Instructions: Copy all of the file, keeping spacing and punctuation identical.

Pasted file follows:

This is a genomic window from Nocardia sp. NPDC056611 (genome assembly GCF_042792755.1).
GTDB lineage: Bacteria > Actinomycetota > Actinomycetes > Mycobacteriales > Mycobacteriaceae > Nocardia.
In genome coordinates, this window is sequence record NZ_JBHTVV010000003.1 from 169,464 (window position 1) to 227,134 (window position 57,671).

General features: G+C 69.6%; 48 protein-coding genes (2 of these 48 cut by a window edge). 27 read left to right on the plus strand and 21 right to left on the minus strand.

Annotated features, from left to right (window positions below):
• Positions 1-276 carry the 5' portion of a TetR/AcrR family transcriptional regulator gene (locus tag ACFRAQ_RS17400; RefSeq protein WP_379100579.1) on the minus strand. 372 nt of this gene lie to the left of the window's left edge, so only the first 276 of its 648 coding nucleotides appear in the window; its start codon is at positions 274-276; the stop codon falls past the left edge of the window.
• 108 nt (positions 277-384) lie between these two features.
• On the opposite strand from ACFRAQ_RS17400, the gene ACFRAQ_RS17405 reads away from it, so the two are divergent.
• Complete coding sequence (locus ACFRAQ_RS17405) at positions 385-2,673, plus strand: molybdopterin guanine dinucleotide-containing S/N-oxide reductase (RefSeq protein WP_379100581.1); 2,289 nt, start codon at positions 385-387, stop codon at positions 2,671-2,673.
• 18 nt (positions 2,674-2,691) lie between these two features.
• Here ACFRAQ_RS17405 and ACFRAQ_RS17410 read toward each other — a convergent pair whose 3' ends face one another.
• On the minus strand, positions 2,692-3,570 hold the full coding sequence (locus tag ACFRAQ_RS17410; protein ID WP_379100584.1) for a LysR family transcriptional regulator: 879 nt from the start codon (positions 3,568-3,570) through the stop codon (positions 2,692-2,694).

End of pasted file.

This is a genomic window from Nocardia sp. NPDC056611 (genome assembly GCF_042792755.1).
GTDB lineage: Bacteria > Actinomycetota > Actinomycetes > Mycobacteriales > Mycobacteriaceae > Nocardia.
In genome coordinates, this window is sequence record NZ_JBHTVV010000003.1 from 169,464 (window position 1) to 227,134 (window position 57,671).

General features: G+C 69.6%; 48 protein-coding genes (2 of these 48 cut by a window edge). 27 read left to right on the plus strand and 21 right to left on the minus strand.

Annotated features, from left to right (window positions below):
• Positions 1-276 carry the 5' portion of a TetR/AcrR family transcriptional regulator gene (locus tag ACFRAQ_RS17400; RefSeq protein WP_379100579.1) on the minus strand. 372 nt of this gene lie to the left of the window's left edge, so only the first 276 of its 648 coding nucleotides appear in the window; its start codon is at positions 274-276; the stop codon falls past the left edge of the window.
• 108 nt (positions 277-384) lie between these two features.
• On the opposite strand from ACFRAQ_RS17400, the gene ACFRAQ_RS17405 reads away from it, so the two are divergent.
• Complete coding sequence (locus ACFRAQ_RS17405) at positions 385-2,673, plus strand: molybdopterin guanine dinucleotide-containing S/N-oxide reductase (RefSeq protein WP_379100581.1); 2,289 nt, start codon at positions 385-387, stop codon at positions 2,671-2,673.
• 18 nt (positions 2,674-2,691) lie between these two features.
• Here ACFRAQ_RS17405 and ACFRAQ_RS17410 read toward each other — a convergent pair whose 3' ends face one another.
• On the minus strand, positions 2,692-3,570 hold the full coding sequence (locus tag ACFRAQ_RS17410; protein ID WP_379100584.1) for a LysR family transcriptional regulator: 879 nt from the start codon (positions 3,568-3,570) through the stop codon (positions 2,692-2,694).